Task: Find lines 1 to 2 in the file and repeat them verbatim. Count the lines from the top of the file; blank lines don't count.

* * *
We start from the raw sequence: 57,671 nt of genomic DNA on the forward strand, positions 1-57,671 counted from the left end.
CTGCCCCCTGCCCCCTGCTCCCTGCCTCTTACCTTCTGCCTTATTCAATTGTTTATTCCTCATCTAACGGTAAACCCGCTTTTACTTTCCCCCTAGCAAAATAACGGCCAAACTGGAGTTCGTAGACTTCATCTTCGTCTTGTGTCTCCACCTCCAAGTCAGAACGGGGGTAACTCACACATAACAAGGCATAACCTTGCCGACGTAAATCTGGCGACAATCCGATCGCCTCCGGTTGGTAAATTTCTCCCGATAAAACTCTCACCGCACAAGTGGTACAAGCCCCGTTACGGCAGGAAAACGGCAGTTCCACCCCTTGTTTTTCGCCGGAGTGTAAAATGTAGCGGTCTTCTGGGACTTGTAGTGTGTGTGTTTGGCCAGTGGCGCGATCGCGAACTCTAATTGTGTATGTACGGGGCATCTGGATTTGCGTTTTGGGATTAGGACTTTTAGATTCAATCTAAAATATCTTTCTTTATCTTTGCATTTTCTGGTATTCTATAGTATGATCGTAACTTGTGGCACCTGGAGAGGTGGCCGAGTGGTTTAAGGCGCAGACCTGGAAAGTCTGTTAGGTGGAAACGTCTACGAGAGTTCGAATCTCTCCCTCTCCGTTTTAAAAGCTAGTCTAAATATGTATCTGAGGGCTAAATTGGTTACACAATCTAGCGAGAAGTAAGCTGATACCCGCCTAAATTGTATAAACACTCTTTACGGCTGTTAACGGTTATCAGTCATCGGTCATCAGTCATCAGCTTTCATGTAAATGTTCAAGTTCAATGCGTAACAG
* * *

We start from the raw sequence: 57,671 nt of genomic DNA on the forward strand, positions 1-57,671 counted from the left end.
CTGCCCCCTGCCCCCTGCTCCCTGCCTCTTACCTTCTGCCTTATTCAATTGTTTATTCCTCATCTAACGGTAAACCCGCTTTTACTTTCCCCCTAGCAAAATAACGGCCAAACTGGAGTTCGTAGACTTCATCTTCGTCTTGTGTCTCCACCTCCAAGTCAGAACGGGGGTAACTCACACATAACAAGGCATAACCTTGCCGACGTAAATCTGGCGACAATCCGATCGCCTCCGGTTGGTAAATTTCTCCCGATAAAACTCTCACCGCACAAGTGGTACAAGCCCCGTTACGGCAGGAAAACGGCAGTTCCACCCCTTGTTTTTCGCCGGAGTGTAAAATGTAGCGGTCTTCTGGGACTTGTAGTGTGTGTGTTTGGCCAGTGGCGCGATCGCGAACTCTAATTGTGTATGTACGGGGCATCTGGATTTGCGTTTTGGGATTAGGACTTTTAGATTCAATCTAAAATATCTTTCTTTATCTTTGCATTTTCTGGTATTCTATAGTATGATCGTAACTTGTGGCACCTGGAGAGGTGGCCGAGTGGTTTAAGGCGCAGACCTGGAAAGTCTGTTAGGTGGAAACGTCTACGAGAGTTCGAATCTCTCCCTCTCCGTTTTAAAAGCTAGTCTAAATATGTATCTGAGGGCTAAATTGGTTACACAATCTAGCGAGAAGTAAGCTGATACCCGCCTAAATTGTATAAACACTCTTTACGGCTGTTAACGGTTATCAGTCATCGGTCATCAGTCATCAGCTTTCATGTAAATGTTCAAGTTCAATGCGTAACAG